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Don't Fall Prey to These Scams

Posted in Security

We asked our Fraud Officer, Dave Oldenburg, about the recent fraud schemes our customers and employees are experiencing. He responded with two: tech support scams and caller ID spoofing.

While tech support scams are not new, scammers continue to take advantage of our need to have our computers and other personal devices up and running properly. The Federal Trade Commission (FTC) offers the following advice to spot and avoid tech support scams*:

  • If you receive a phone call you didn’t expect from someone who says there’s a problem with your computer, hang up.
  • If there is a pop-up window on your computer, don’t call the number. Real security warnings and messages will never ask you to call a phone number.
  • Did you know tech support scammers post online ads and listings? If you’re looking for tech support, go to a company you know and trust. 

Caller ID spoofing technology can imitate phone numbers in an effort to lure you into a false sense of security. Spoofed numbers can be from any number, possibly even a Bank First office or the phone number on the back of your debit card. For example, one of our employees had a cell phone call from her own cell phone number... according to caller ID. Of course, she was not calling herself and while we can find humor in the situation, it confirms caller ID cannot be fully relied upon to identify a caller.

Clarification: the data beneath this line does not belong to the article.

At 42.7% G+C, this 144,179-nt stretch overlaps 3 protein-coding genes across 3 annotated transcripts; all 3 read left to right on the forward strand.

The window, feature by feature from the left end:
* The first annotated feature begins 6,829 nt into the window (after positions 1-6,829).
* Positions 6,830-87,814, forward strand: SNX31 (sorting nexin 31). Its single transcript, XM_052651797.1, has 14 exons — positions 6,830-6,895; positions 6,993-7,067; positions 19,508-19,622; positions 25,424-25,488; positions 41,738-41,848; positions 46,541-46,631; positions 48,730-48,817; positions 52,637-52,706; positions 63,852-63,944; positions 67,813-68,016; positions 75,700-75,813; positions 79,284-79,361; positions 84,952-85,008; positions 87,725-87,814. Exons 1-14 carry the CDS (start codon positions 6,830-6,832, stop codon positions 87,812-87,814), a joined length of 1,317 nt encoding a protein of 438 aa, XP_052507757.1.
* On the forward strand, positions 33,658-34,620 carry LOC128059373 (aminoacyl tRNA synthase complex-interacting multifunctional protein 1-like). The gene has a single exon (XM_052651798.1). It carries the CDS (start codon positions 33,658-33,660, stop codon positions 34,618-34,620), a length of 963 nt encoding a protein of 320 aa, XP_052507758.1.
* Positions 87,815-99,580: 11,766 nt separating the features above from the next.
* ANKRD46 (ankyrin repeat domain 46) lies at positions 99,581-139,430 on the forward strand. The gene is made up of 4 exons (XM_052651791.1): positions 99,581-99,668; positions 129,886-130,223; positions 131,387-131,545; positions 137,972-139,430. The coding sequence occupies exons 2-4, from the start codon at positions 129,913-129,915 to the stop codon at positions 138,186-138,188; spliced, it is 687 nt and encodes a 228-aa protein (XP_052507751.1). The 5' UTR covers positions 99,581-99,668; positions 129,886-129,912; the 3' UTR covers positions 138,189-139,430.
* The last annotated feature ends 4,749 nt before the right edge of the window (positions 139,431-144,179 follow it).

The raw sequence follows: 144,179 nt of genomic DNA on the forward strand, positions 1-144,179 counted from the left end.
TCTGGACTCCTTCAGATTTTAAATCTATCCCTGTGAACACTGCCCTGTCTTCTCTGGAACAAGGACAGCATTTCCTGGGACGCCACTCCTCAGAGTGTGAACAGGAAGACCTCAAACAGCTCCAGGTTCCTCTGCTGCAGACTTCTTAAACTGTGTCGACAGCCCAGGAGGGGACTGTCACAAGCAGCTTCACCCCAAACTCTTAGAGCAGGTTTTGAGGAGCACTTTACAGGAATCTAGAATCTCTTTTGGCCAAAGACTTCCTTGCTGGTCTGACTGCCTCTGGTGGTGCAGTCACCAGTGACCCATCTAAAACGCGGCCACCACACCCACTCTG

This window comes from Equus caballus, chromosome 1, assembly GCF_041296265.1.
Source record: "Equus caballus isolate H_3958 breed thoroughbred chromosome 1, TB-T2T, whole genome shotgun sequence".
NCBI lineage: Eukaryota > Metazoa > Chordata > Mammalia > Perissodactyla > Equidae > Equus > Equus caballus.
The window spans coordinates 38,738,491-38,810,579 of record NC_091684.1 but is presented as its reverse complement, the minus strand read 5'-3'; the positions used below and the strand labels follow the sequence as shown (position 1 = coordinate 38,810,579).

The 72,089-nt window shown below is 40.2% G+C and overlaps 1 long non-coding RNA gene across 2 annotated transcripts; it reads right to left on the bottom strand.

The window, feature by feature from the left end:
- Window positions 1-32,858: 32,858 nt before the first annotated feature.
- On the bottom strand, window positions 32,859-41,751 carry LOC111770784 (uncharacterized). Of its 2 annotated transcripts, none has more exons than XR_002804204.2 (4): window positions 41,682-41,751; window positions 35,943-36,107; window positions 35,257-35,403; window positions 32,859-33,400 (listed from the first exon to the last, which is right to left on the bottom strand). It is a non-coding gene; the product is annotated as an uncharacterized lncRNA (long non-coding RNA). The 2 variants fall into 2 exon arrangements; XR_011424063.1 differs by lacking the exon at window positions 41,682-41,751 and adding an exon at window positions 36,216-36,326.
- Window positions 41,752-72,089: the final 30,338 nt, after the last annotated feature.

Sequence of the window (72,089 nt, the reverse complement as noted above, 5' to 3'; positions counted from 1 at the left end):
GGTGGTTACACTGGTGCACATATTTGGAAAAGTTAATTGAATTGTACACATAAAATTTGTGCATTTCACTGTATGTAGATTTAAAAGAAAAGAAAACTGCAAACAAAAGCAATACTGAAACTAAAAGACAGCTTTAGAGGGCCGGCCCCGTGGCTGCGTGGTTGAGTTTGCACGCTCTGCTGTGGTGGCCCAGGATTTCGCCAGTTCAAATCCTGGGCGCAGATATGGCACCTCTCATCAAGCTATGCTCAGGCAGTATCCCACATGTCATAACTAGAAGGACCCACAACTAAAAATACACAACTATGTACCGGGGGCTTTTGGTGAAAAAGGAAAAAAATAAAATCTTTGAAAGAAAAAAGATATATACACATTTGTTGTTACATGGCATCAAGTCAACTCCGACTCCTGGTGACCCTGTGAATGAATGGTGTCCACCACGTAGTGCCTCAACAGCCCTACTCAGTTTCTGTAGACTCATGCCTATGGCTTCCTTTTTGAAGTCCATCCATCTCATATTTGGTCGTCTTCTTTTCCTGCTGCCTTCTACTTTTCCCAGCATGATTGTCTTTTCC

The Federal Communications Commission (FCC) offers this valuable tip: Never give out personal information such as account numbers, Social Security numbers, mother's maiden names, passwords, or other identifying information in response to unexpected calls or if you are at all suspicious. Read more about caller ID spoofing and ways to avoid spoofing scams in this article from the FCC: Caller ID Spoofing or check out their Avoid Spoofing Scams Tip Card.

If you receive a call from Bank First, we may need to verify your identity, but will not ask for sensitive information such as complete account numbers, your PIN, or your online banking credentials. If you feel uncertain about providing any information, it is okay to hang up and call us at the number available on your account statement or on our website.

Please be sure to contact your local office right away if you have provided bank account information, passwords to your online banking accounts, or paid funds as a result of fraud attempts or scams.

*Link to FTC article: How to Spot, Avoid, and Report Tech Support Scams

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